Prime Walmart Dedicated (Lewiston, ME)

Topic 20695 | Page 1

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Kat's Comment
member avatar

Anyone here on this account? I have questions.... I am still OTR but exploring the dedicated option.

1. I'm running my first store load out of here tonight, and I have looked at the satellite views of the locations I will be going. Two out of the three have no place to turn around behind or beside their building, and the docks are in two sets...the one you can set up for depends on the way you go in behind the store. Do you just choose a spot or do they tell you which to pull into?

2. As an OTR driver, I am paid 0.425 per mile. I hear that the dedicated account pays something like 0.56 per mile. Is that accurate? Do OTR drivers running required local loads out of here get paid the dedicated rate for those loads? Also, is there a guaranteed amount attached to dedicated accounts since they obviously don't get the same mileage as OTR drivers?

3. Do you have to live near a DC to run dedicated?

4. Can dedicated be run on a temporary basis or do you have to commit to be permanent? I would love to run an account like this in months other than winter. Not sure I could do months of dealing with snow and ice up here.

I am scared of store parking lots and maneuvering through them. Please say a prayer for me tonight. It's time I got over this fear, but geez it's hard!

OTR:

Over The Road

OTR driving normally means you'll be hauling freight to various customers throughout your company's hauling region. It often entails being gone from home for two to three weeks at a time.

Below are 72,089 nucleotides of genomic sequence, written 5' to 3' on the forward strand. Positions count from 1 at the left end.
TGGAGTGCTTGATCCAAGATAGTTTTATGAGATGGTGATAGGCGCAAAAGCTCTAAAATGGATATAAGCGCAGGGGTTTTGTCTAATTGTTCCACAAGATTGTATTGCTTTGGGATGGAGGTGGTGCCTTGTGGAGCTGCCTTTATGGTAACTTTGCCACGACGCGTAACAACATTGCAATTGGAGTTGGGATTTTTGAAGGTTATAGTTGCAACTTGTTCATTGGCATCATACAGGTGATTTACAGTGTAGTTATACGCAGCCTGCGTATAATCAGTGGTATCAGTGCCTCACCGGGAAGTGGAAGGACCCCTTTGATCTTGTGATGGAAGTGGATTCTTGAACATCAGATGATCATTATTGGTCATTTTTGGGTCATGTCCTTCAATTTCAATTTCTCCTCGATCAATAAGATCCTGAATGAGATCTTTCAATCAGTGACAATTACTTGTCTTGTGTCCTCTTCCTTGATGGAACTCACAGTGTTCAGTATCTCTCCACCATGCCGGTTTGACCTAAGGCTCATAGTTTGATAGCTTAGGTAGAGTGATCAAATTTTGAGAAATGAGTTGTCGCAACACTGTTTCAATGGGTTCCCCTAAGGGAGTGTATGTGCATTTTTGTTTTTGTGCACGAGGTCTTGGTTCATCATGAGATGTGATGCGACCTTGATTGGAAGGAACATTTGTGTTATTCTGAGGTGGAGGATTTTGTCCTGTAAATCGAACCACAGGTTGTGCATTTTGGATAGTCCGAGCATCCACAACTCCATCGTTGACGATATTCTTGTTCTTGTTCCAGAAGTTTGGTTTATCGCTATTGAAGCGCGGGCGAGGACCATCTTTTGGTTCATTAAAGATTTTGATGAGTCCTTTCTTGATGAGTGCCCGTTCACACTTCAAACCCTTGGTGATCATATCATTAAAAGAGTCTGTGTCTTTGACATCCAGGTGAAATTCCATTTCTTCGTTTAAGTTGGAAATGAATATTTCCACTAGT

HOS:

Hours Of Service

HOS refers to the logbook hours of service regulations.

OOS:

When a violation by either a driver or company is confirmed, an out-of-service order removes either the driver or the vehicle from the roadway until the violation is corrected.

Kat's Comment
member avatar

Oh...one more...

5. Do they make you change fleet managers if you want to do dedicated? I really love mine and have no desire to leave his board. ❤️

Fleet Manager:

Dispatcher, Fleet Manager, Driver Manager

The primary person a driver communicates with at his/her company. A dispatcher can play many roles, depending on the company's structure. Dispatchers may assign freight, file requests for home time, relay messages between the driver and management, inform customer service of any delays, change appointment times, and report information to the load planners.
G-Town's Comment
member avatar

Kat, I run Walmart Dedicated for Swift. I'll answer everything but the specific CPM pay questions...the process for store deliveries is the same no matter what transportation partner you drive for; Swift, Prime doesn't matter. Search on G-Town Walmart and you will be able see/read most everything I have written on the subject, specifically to Miss Miyoshi. Hopefully she will chime in because she was running WM Dedicted for Prime in New England.

When you are physically dispatched at the D.C., you will get a stack of documents paper clipped together. The top one is where you will find specific directions on exactly how to get to the dock and which one (likely grocery, aka GRC) you are to use. If a store has two different, separate dock areas; one is GM the other is Grocery. Fairly certain you are grocery, so make sure you spot on the GRC dock. If marked GM, that's likely not your spot.

I can't specify your CPM rate at Prime but in addition to that you may also get stop pay for every store delivery beyond the first one.

You don't need to live near the D.C. but it helps because you will get one day off for every 6 you work.

Expect to burn through 85-95% of your 14 each day and about 90-95% of your 70 at the end of day 6.

You will not have the same dispatcher/driver manager at Walmart. Once you arrive at the D.C., you will meet who you should report to.

At least for Swift, Dedicated can be temporary, called surge. Once you get to know the account and if you are good at it, they will try to keep you there.